Post by: Jessica
Currently Playing: Witchy Woman Playlist
When we think about the image of the witch we see what popular culture has placed on the screen for us. We see the Good Witch: she is representative of the light elements of Earth and it is seen in her clothing, her unnatural beauty, rituals and how she treats creatures. She is the Glinda, who gives support and guides Dorothy on her way to meet the Wizard. Or she is the Bad Witch; who is ugly, wears a pointed hat, has hatred for all living things that have not been manipulated for her will and at times a bride of Satan. She is the Wicked One, who tries to steal the red ruby slippers and keep Dorothy at all cost from reaching The Wizard. She is vindictive and selfish and it is seen in her green and crooked nose appearance. Now, this was my first introduction to the image of the witch. I became enamored by the imagery of Glinda and the Wicked Witch. In my youth, I wanted to be Glinda, beautiful, powerful and respected. However, as I have reached my later years as a woman, I can relate more to the image of the Wicked Witch and I have felt sympathy towards her.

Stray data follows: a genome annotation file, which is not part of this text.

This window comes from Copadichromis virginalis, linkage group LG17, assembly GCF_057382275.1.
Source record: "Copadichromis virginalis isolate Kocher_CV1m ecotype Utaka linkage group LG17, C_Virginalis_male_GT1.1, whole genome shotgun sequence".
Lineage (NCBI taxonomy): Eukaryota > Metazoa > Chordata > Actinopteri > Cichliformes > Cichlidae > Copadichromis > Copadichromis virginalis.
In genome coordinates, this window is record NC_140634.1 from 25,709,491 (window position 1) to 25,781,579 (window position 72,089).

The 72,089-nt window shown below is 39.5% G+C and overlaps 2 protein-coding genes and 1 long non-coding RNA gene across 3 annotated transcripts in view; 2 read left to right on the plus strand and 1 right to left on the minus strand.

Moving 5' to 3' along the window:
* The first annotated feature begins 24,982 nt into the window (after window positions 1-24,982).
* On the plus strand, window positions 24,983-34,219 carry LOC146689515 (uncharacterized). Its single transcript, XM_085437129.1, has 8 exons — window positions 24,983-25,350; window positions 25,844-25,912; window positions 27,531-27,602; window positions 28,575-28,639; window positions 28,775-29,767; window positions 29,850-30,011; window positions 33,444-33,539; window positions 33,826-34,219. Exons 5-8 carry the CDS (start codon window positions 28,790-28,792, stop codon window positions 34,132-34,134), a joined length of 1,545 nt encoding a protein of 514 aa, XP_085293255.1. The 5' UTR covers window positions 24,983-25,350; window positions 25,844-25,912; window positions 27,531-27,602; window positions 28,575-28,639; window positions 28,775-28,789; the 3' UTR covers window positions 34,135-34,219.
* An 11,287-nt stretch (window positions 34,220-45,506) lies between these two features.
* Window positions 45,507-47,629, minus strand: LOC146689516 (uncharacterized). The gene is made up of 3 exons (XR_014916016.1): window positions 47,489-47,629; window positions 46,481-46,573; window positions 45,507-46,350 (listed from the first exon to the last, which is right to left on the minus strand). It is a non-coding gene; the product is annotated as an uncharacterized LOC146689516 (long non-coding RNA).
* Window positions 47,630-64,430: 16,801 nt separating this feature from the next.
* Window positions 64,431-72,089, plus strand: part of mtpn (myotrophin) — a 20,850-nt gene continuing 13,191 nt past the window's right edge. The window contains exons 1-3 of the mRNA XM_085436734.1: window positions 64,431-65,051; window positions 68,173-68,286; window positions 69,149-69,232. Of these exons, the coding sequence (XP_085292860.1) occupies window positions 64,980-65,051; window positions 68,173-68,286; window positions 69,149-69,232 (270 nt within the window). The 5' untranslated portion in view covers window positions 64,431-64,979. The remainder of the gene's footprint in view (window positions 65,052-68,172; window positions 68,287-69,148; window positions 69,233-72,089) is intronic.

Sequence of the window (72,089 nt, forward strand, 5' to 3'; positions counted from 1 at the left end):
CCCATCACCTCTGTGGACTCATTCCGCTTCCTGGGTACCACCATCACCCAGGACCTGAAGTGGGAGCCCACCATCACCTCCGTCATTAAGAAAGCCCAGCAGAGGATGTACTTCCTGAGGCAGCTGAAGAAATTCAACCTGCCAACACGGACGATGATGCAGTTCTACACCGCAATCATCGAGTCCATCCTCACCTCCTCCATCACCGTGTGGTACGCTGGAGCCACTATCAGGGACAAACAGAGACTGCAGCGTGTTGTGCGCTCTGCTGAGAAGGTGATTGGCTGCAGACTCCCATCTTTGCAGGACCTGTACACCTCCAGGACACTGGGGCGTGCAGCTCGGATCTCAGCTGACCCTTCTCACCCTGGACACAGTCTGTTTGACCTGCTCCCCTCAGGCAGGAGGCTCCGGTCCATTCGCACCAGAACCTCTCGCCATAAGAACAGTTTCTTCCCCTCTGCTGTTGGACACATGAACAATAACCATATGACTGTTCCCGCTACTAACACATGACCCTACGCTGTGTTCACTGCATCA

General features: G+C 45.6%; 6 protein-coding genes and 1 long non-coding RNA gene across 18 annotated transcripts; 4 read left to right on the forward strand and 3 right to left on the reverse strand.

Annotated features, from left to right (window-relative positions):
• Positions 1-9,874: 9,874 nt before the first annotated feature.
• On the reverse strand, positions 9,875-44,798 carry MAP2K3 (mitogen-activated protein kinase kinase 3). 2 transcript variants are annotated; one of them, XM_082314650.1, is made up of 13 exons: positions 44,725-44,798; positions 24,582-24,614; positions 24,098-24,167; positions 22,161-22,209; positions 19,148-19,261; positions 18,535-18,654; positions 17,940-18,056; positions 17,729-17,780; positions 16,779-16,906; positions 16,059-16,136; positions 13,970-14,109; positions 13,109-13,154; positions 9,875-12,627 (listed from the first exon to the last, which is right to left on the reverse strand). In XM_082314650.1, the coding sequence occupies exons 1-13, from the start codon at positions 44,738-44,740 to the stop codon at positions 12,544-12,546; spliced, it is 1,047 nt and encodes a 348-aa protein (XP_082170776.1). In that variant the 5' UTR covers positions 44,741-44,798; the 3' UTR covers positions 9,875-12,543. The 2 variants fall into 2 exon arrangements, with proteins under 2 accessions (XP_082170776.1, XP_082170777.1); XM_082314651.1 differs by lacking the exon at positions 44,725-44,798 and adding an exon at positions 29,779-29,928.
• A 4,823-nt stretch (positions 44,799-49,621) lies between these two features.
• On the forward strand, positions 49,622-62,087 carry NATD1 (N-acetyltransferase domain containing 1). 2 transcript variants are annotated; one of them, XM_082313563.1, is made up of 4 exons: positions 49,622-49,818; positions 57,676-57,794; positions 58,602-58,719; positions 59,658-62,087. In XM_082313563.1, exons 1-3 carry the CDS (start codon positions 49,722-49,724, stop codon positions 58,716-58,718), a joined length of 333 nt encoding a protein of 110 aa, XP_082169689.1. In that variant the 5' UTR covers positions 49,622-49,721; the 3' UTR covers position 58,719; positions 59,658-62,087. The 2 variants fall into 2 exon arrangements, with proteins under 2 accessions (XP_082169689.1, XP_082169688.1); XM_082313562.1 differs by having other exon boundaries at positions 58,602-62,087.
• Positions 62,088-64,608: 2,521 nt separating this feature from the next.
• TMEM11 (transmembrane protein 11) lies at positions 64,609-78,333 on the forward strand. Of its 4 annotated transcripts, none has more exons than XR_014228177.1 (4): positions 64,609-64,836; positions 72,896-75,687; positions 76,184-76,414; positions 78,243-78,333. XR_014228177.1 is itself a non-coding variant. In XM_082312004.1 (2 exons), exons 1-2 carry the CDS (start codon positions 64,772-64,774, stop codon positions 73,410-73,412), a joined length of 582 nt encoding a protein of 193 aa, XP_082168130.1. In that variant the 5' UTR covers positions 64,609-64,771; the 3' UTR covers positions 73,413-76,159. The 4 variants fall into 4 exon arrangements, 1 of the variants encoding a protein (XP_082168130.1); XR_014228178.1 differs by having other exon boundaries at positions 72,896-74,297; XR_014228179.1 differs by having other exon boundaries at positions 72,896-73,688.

This early interest in witches carried on with me throughout my adulthood and into present day. In my next blog post I will talk about my journey into accepting my own Witchy Woman path. For now, this one is about the historical depictions of the witch and how that has somewhat transformed in our current societal context particularly in the last few years with witchcraft becoming an acknowledge and celebrated part of feminism.